When I read this, I got the feeling that it was really an overview of the problem without too much emphasis on solutions. I also found, and it didn't seem so at the time, that most of what we heard during our deliberations were definitions of the problem as seen by various people, and everybody had a different idea about it; from such things as even a definition of what the underground economy is, to the extent of it.

I think what should be coming out of this committee are some recommendations to the government about how it deals with this problem. It would seem to me that it would have been helpful had we had some definitive suggestions from people that we could then weigh and pick and choose what we thought were the most practical. It doesn't seem to do that, yet at the very end of the document it gives a list of some of the concerns and the corrective actions.

Who's going to determine what those corrective actions are? Is it just that each of us is going to say, "I think this is how we should do it"? What sort of validity will that have, with all due respect to all of us? I wonder whether that should somehow or other be reflected in the introduction, the problems we have with that particular issue.

The Chair: I hear what you're saying. It's true that many of the decisions that will be made under the heading "Corrective Actions" would obviously be political. We may not all agree on what we think should happen with regard to those.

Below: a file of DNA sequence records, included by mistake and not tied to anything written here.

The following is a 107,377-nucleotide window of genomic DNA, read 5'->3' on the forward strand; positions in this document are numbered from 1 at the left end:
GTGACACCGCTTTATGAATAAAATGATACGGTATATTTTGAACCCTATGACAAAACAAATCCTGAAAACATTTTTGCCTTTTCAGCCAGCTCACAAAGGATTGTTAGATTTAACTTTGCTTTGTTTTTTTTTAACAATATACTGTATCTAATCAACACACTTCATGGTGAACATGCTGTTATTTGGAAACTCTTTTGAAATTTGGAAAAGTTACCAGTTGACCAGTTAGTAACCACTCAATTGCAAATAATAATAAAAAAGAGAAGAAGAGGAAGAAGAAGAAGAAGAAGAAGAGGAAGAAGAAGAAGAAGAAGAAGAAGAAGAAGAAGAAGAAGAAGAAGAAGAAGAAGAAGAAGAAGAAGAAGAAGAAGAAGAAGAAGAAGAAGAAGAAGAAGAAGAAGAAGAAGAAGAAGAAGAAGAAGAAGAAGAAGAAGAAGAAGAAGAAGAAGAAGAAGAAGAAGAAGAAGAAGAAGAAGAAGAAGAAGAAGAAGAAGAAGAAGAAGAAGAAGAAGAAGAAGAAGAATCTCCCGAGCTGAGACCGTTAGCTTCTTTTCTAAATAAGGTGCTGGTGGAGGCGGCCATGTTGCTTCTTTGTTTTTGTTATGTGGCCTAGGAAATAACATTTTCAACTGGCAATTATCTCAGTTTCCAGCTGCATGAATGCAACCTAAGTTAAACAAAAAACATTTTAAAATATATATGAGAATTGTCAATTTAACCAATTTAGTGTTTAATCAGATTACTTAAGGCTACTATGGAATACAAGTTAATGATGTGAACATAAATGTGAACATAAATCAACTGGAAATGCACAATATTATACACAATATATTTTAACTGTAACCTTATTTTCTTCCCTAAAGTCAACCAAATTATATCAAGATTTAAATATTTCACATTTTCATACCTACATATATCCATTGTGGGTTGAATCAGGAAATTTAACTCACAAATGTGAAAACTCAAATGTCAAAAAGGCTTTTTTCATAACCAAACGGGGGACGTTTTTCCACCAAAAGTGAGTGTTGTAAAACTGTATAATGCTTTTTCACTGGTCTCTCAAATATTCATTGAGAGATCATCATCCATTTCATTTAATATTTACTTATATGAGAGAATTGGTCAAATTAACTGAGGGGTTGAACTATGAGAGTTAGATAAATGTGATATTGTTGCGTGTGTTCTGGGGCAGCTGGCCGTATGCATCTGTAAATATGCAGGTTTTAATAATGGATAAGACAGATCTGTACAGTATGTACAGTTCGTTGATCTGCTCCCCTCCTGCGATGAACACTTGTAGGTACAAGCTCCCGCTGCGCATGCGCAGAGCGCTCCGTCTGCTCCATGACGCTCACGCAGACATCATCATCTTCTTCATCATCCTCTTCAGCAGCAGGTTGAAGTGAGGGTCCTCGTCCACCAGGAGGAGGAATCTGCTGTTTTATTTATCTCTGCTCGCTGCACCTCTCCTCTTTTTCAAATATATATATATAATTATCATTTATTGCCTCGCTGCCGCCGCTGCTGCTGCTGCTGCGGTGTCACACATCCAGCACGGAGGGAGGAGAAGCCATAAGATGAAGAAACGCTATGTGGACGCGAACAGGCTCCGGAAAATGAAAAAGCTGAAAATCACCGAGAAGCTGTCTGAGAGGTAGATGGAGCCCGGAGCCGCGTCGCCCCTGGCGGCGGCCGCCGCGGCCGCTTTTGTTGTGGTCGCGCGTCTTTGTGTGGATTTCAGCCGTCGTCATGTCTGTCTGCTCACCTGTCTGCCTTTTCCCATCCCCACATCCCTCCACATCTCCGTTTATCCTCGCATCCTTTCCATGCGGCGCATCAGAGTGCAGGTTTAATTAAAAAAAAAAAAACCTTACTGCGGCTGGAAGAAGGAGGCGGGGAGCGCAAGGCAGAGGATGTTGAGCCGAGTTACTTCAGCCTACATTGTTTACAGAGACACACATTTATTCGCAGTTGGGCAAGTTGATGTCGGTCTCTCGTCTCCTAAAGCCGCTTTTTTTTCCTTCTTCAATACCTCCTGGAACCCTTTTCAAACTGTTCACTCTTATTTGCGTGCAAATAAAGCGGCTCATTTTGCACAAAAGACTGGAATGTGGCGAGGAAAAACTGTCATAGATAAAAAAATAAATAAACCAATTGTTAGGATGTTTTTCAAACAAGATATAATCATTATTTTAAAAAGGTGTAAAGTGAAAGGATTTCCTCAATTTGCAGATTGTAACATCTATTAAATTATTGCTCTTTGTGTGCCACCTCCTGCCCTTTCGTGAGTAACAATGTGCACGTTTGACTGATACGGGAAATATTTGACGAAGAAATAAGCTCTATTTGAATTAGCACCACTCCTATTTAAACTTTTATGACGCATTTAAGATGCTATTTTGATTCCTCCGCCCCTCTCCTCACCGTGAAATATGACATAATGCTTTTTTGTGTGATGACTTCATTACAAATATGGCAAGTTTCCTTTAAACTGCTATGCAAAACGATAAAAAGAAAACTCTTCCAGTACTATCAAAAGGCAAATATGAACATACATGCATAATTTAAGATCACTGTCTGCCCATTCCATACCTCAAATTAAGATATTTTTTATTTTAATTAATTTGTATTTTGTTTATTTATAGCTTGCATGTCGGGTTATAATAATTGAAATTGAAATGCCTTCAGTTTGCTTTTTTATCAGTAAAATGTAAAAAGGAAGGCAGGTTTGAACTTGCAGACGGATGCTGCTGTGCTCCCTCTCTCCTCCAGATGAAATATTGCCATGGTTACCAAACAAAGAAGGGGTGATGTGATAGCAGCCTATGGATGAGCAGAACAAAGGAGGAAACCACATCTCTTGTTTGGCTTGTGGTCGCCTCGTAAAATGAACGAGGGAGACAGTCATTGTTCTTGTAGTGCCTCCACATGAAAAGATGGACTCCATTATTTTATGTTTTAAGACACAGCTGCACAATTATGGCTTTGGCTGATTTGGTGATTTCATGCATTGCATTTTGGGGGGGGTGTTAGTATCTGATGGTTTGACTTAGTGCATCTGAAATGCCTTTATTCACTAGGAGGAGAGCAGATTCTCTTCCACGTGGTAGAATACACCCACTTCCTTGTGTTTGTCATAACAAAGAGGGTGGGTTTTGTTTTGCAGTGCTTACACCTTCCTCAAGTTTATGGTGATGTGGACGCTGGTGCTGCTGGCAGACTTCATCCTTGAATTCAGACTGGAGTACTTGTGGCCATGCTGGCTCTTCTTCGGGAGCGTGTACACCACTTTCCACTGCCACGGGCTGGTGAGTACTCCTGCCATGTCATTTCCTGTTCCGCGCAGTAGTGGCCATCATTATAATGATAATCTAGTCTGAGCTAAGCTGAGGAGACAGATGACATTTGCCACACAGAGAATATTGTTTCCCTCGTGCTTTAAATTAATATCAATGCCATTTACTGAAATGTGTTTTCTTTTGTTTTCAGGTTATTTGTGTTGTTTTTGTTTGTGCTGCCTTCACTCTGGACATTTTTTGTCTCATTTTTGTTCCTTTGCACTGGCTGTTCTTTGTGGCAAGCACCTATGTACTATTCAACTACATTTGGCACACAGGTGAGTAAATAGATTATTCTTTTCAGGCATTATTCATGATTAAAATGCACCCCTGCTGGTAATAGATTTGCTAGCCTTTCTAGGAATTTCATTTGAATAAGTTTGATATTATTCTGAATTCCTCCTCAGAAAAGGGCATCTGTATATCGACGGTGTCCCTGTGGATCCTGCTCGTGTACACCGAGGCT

I also think, though, as Ms Campbell has indicated on the front page, that this is a first draft and will be revised as directed. It was my understanding, as I believe was probably the understanding of everyone in the committee, that as we read through this brief, when you get to "Corrective Actions" there needs to be more said about that.

Obviously, as you read pages 18 and 19 of this report, it gives some headings that need more explanation or more direction. If indeed this report is to direct the present government with regard to the problem of the underground economy and how it can mitigate some of the problems, then certainly we have more to do in that regard.

Mr Carr: My suggestion would be that when we get down there -- and I think Elaine has done a good job of putting the headings together -- each of the three parties can put forward what its suggestions would be. If we have agreement, then away we go, and it goes in there. If we don't, we can decide what we want to do. That's how I think we should proceed: Just keep going through it, and when we hit those headings, each of the three parties can throw out their suggestions and we go from there. If we can come to a consensus, great.

The Chair: It seems like a reasonable way to go. I guess we should continue from the beginning, and eventually we'll get to the point when we will deal with the corrective actions that need to be taken.

The second page is "Definitions," and it's already been indicated by some of the members that this is a complicated thing to arrive at. Mr Phillips?